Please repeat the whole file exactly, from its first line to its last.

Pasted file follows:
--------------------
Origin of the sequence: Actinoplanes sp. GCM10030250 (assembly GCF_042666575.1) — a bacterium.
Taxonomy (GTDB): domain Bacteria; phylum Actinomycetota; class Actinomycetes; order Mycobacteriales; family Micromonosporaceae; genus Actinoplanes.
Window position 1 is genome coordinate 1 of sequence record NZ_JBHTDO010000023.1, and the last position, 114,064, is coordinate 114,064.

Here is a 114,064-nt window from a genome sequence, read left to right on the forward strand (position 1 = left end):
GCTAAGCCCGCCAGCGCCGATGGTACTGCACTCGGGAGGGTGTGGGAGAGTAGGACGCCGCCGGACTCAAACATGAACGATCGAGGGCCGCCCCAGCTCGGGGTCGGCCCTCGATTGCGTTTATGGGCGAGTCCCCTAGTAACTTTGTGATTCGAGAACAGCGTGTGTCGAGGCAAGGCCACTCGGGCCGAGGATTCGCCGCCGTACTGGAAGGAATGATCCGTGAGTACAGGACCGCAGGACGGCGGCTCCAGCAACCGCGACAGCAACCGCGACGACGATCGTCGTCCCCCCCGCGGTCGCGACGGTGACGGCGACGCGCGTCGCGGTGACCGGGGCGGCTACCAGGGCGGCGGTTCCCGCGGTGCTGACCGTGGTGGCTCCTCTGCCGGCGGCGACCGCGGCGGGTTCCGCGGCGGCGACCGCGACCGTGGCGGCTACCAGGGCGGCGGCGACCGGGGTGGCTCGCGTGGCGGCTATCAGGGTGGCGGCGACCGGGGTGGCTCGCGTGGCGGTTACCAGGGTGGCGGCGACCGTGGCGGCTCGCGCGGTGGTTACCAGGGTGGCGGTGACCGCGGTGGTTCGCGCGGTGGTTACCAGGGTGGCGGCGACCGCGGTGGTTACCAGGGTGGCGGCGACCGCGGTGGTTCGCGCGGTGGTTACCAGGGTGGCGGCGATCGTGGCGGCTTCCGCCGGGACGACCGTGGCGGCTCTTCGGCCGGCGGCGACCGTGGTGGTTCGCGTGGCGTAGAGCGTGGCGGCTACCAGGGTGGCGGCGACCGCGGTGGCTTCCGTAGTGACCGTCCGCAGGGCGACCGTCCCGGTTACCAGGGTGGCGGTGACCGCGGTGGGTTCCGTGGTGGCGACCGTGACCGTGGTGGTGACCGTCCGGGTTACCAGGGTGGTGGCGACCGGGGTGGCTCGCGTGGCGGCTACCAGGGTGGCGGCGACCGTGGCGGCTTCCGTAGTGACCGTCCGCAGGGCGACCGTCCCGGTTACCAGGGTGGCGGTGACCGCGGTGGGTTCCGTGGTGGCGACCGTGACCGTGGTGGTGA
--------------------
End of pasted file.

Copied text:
Origin of the sequence: Actinoplanes sp. GCM10030250 (assembly GCF_042666575.1) — a bacterium.
Taxonomy (GTDB): domain Bacteria; phylum Actinomycetota; class Actinomycetes; order Mycobacteriales; family Micromonosporaceae; genus Actinoplanes.
Window position 1 is genome coordinate 1 of sequence record NZ_JBHTDO010000023.1, and the last position, 114,064, is coordinate 114,064.

Here is a 114,064-nt window from a genome sequence, read left to right on the forward strand (position 1 = left end):
GCTAAGCCCGCCAGCGCCGATGGTACTGCACTCGGGAGGGTGTGGGAGAGTAGGACGCCGCCGGACTCAAACATGAACGATCGAGGGCCGCCCCAGCTCGGGGTCGGCCCTCGATTGCGTTTATGGGCGAGTCCCCTAGTAACTTTGTGATTCGAGAACAGCGTGTGTCGAGGCAAGGCCACTCGGGCCGAGGATTCGCCGCCGTACTGGAAGGAATGATCCGTGAGTACAGGACCGCAGGACGGCGGCTCCAGCAACCGCGACAGCAACCGCGACGACGATCGTCGTCCCCCCCGCGGTCGCGACGGTGACGGCGACGCGCGTCGCGGTGACCGGGGCGGCTACCAGGGCGGCGGTTCCCGCGGTGCTGACCGTGGTGGCTCCTCTGCCGGCGGCGACCGCGGCGGGTTCCGCGGCGGCGACCGCGACCGTGGCGGCTACCAGGGCGGCGGCGACCGGGGTGGCTCGCGTGGCGGCTATCAGGGTGGCGGCGACCGGGGTGGCTCGCGTGGCGGTTACCAGGGTGGCGGCGACCGTGGCGGCTCGCGCGGTGGTTACCAGGGTGGCGGTGACCGCGGTGGTTCGCGCGGTGGTTACCAGGGTGGCGGCGACCGCGGTGGTTACCAGGGTGGCGGCGACCGCGGTGGTTCGCGCGGTGGTTACCAGGGTGGCGGCGATCGTGGCGGCTTCCGCCGGGACGACCGTGGCGGCTCTTCGGCCGGCGGCGACCGTGGTGGTTCGCGTGGCGTAGAGCGTGGCGGCTACCAGGGTGGCGGCGACCGCGGTGGCTTCCGTAGTGACCGTCCGCAGGGCGACCGTCCCGGTTACCAGGGTGGCGGTGACCGCGGTGGGTTCCGTGGTGGCGACCGTGACCGTGGTGGTGACCGTCCGGGTTACCAGGGTGGTGGCGACCGGGGTGGCTCGCGTGGCGGCTACCAGGGTGGCGGCGACCGTGGCGGCTTCCGTAGTGACCGTCCGCAGGGCGACCGTCCCGGTTACCAGGGTGGCGGTGACCGCGGTGGGTTCCGTGGTGGCGACCGTGACCGTGGTGGTGA